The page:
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View Full Version : Where did the locked container come from?


locosway
07-24-2009, 12:35 AM
While transporting a firearm that can be concealed on a person it must be secured in a locking container.

Why?

Will this stop people from doing drive by shootings?

I'm a little confused why I can walk down the street with an unloaded gun, but I can't drive my car with one. The car is more private than walking down the street, why the drastic difference?

Librarian
07-24-2009, 12:40 AM
While transporting a firearm that can be concealed on a person it must be secured in a locking container.

Why?

Will this stop people from doing drive by shootings?

I'm a little confused why I can walk down the street with an unloaded gun, but I can't drive my car with one. The car is more private than walking down the street, why the drastic difference?

12026.1 and .2 were followup laws to the original 12025 - which had NO clear provision for transporting a concealable handgun without CCW.

Why they chose that solution I do not know.

And you CAN drive in your car with an unloaded, unconcealed handgun; the limitation on both is the usual 'sterile areas' and 'gun free school zones'.

Mike's Custom
07-24-2009, 12:45 AM
YOu asking common sense questions. Shame on you.

forgiven
07-24-2009, 9:23 AM
It's just another senseless test in populace control.

paul0660
07-24-2009, 9:24 AM
It started when they began to make lots of cars without trunks.

locosway
07-24-2009, 9:44 AM
It started when they began to make lots of cars without trunks.

What year?

Also, what is the law supposed to prevent?

Theseus
07-24-2009, 11:49 AM
What year?

Also, what is the law supposed to prevent?

Year, I don't know, but 12025 is the law. 12026 is what provides exemptions to 12025. The purpose was to outlaw concealed carry where the firearms would be immediately available for use as a firearms.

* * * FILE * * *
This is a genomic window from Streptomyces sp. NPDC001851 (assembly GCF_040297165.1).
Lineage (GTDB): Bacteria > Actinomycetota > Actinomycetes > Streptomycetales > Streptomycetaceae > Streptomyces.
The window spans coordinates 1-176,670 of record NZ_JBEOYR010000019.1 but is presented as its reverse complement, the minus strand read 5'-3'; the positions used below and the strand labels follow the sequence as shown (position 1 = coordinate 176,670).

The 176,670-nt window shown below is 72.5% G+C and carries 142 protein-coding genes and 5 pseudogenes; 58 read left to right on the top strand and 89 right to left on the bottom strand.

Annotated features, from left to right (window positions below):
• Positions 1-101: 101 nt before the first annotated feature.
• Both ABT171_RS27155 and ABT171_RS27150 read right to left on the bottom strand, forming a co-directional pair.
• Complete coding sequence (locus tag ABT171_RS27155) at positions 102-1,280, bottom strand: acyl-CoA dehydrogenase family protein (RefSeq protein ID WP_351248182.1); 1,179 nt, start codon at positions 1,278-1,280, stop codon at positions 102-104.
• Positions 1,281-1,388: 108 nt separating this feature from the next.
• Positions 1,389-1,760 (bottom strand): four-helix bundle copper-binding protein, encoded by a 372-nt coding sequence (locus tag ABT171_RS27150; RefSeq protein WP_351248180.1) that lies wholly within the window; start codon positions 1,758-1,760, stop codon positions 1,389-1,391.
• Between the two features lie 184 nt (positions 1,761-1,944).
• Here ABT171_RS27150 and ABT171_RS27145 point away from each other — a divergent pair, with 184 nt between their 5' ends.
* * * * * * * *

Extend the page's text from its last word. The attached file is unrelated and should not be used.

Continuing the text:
Requiring a locked case prevents you from having it "immediately available for use as a firearm".

locosway
07-24-2009, 12:00 PM
Year, I don't know, but 12025 is the law. 12026 is what provides exemptions to 12025. The purpose was to outlaw concealed carry where the firearms would be immediately available for use as a firearms.

Requiring a locked case prevents you from having it "immediately available for use as a firearm".

I see.

8-Ball
07-24-2009, 12:12 PM
Year, I don't know, but 12025 is the law. 12026 is what provides exemptions to 12025. The purpose was to outlaw concealed carry where the firearms would be immediately available for use as a firearms.

Requiring a locked case prevents you from having it "immediately available for use as a firearm".

like when you actually need it...?

locosway
07-24-2009, 12:20 PM
like when you actually need it...?

Not just that, but if there's a law restricting loaded firearms, why restrict unloaded ones? Does it make a difference if a gun is locked up or not if it's unloaded?

Access to said gun wouldn't make a difference, it can't be used since it's unloaded.

All of the other laws of intent to commit a crime and loaded firearms pertain, and criminals don't care about laws anyway, so I was just wondering why it even matters.

Scratch705
07-24-2009, 12:58 PM
b/c law makers think it does actually curb criminals. that it was "save the children" from drive-bys.....

that and its just another way to make it more hassling to own a gun, and thus another step in disarming the public. harder they make it to own a gun, the less some people will.

tombinghamthegreat
07-24-2009, 1:05 PM